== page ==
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Saturday, August 1, 2020
#IReadsYou Review: ONE-PUNCH MAN Volume 16
VIZ MEDIA – @VIZMedia
ART: Yusuke Murata
TRANSLATION: John Werry
LETTERS: James Gaubatz
EDITORS: Jennifer LeBlanc; John Bae
ISBN: 978-1-9747-0461-3; paperback (May 2019); Rated “T” for “Teen”
216pp, B&W, $9.99 U.S., $12.99 CAN, £6.99 UK
One-Punch Man is a Japanese superhero franchise that began as a webcomic created by the writer-artist ONE. Later, ONE joined artist Yusuke Murata to create a digital manga remake of One-Punch Man, and it began publication on Shueisha's Tonari no Young Jump website in 2012. VIZ Media has been publishing an English-language edition of the digital manga as a paperback graphic novel series under its “Shonen Jump” imprint, beginning in 2015.
One-Punch Man focuses on Saitama, who wants to be a hero. Beginning his superhero training when he is 22-years-old, he becomes one when he is 25. He really does not look like a superhero, with his lifeless facial expression, bald head, and unimpressive physique. But he beats the snot out of super-villains with one punch, and he even has his own disciple, the young cyborg, Genos (who really needs no training).
As One-Punch Man, Vol. 16 (Chapters 81 to 84; entitled “Depleted”) opens, Gara, the so-called “Hero Hunter,” has a man-to-boy talk with Waganma, the child kidnapped by the Monster Association. It seems that the boy has the latest edition of the “Hero Guide,” the publication that offers information on members of the Hero Association, including their rankings within the association and a detailed explanation of their powers and how they work. Gara needs that because outside of that hideout is a group of eight heroes looking to take him down.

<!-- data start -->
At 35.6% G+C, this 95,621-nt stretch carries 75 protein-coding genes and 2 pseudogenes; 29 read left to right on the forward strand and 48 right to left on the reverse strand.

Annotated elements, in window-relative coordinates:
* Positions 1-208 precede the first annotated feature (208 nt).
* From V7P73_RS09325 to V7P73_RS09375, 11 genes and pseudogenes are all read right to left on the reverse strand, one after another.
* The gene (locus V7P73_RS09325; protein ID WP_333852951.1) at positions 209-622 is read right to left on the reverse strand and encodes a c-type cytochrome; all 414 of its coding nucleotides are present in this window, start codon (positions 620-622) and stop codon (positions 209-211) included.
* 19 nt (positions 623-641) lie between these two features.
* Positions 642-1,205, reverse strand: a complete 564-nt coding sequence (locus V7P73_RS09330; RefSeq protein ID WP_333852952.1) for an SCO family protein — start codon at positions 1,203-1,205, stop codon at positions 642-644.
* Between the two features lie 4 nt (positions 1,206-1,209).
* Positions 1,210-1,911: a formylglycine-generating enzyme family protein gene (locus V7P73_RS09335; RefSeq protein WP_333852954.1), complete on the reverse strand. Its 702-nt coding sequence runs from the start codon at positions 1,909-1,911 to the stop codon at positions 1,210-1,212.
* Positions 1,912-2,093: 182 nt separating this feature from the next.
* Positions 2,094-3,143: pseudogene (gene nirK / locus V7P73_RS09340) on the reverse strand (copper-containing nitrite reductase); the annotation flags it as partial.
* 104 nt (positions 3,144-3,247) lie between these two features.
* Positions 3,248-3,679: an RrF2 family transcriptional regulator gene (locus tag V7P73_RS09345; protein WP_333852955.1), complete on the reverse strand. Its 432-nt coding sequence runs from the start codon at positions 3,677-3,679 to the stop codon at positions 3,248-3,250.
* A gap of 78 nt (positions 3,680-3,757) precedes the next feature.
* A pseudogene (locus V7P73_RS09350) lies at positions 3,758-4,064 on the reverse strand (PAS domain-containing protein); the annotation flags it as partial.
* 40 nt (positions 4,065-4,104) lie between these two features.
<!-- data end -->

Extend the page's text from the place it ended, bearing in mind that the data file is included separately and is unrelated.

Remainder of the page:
But Gara thinks that even by himself he can defeat this group of mostly “Class B” and low-rank “Class A” heroes. What will happen, however, when Genos comes racing in...? Or what happens when a powerful duo that is familiar with Gara visits? Plus, Saitama fights his toughest battle to date – trying to beat King at video games.
[This volume includes the bonus manga, “Growth Process,” and also bonus illustrations.]
THE LOWDOWN: The One-Punch Man manga is my favorite superhero comic book, right now. Like the shonen manga, My Hero Academia, it is a Japanese take on the American superhero comic book. As much as I like My Hero Academia, I am crazy in love with One-Punch Man.
One-Punch Man Graphic Novel Volume 16 is pure battle manga. Vols. 14 and 15 were sheer joys to read, but Vol. 16 just wants to pound your face with page after page of fight comics. The narrative does not move forward with this volume, but we can enjoy Yusuke Murata's amazing battle manga art.
I READS YOU RECOMMENDS: Fans of shonen battle manga and of superhero comic books will love the “Shonen Jump” title, One-Punch Man.
8 out of 10
Reviewed by Leroy Douresseaux a.k.a. "I Reads You"
The text is copyright © 2020 Leroy Douresseaux. All Rights Reserved. Contact this blog or site for syndication rights and fees.
Posted by Leroy Douresseaux at 7:00 PM
Labels: Jennifer LeBlanc, John Werry, manga, ONE, Review, shonen, Shonen Jump, VIZ Media, Yusuke Murata
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